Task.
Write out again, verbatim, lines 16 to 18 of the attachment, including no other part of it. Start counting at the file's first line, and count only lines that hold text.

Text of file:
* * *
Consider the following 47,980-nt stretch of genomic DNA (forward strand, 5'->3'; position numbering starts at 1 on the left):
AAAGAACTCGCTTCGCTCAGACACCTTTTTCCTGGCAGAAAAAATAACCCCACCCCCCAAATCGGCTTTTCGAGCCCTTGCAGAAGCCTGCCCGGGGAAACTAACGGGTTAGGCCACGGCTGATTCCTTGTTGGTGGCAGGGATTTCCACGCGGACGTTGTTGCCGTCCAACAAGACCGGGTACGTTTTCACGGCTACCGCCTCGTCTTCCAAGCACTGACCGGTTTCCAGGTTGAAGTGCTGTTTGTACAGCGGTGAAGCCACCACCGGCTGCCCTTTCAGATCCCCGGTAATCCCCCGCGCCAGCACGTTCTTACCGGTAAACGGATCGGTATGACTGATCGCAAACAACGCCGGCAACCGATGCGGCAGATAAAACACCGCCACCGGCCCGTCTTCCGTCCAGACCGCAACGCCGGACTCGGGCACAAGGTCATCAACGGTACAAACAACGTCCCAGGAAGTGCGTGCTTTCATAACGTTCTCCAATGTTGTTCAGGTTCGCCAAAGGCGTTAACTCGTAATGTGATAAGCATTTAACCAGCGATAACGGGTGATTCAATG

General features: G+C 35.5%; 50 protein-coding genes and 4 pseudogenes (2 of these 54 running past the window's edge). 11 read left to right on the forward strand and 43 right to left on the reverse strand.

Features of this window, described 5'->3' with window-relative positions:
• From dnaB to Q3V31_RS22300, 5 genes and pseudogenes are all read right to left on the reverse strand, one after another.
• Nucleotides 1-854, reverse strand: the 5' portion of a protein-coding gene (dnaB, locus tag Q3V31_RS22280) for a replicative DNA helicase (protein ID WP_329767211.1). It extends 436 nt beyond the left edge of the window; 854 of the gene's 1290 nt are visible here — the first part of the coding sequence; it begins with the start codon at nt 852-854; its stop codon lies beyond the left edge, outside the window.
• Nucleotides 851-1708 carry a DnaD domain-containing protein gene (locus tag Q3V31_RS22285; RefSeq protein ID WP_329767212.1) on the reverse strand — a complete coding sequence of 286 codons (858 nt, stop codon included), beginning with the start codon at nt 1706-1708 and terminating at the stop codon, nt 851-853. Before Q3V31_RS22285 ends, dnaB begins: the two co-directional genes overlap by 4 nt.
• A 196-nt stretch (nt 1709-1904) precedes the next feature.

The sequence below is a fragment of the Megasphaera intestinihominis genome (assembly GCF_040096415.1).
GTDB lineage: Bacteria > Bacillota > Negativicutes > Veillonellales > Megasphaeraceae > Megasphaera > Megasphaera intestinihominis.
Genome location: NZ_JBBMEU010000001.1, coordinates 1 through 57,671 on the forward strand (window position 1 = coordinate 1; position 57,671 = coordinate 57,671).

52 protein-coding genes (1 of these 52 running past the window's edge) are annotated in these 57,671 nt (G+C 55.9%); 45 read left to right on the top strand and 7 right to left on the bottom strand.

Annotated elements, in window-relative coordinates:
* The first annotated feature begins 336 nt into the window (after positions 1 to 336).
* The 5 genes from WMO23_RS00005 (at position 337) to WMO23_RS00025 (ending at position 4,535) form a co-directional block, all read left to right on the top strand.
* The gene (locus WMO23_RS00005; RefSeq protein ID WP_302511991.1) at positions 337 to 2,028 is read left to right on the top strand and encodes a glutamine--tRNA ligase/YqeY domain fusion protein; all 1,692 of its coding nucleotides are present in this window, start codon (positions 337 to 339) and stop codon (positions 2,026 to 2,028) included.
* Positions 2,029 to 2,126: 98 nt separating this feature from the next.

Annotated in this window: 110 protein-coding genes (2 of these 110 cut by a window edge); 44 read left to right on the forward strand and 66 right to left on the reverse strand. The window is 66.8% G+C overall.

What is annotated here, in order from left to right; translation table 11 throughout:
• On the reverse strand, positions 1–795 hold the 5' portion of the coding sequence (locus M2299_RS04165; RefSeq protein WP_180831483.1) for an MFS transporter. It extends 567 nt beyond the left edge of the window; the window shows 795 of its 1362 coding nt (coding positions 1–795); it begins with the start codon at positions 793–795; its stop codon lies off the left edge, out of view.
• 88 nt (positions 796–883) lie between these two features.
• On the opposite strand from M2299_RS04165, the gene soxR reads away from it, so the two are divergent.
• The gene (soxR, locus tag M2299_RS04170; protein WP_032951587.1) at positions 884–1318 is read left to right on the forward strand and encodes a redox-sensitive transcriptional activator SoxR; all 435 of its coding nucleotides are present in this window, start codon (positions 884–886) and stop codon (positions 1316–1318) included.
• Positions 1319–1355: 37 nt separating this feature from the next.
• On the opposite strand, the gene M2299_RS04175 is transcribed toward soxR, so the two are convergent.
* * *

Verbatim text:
* The gene (locus WMO23_RS00005; RefSeq protein ID WP_302511991.1) at positions 337 to 2,028 is read left to right on the top strand and encodes a glutamine--tRNA ligase/YqeY domain fusion protein; all 1,692 of its coding nucleotides are present in this window, start codon (positions 337 to 339) and stop codon (positions 2,026 to 2,028) included.
* Positions 2,029 to 2,126: 98 nt separating this feature from the next.

Annotated in this window: 110 protein-coding genes (2 of these 110 cut by a window edge); 44 read left to right on the forward strand and 66 right to left on the reverse strand. The window is 66.8% G+C overall.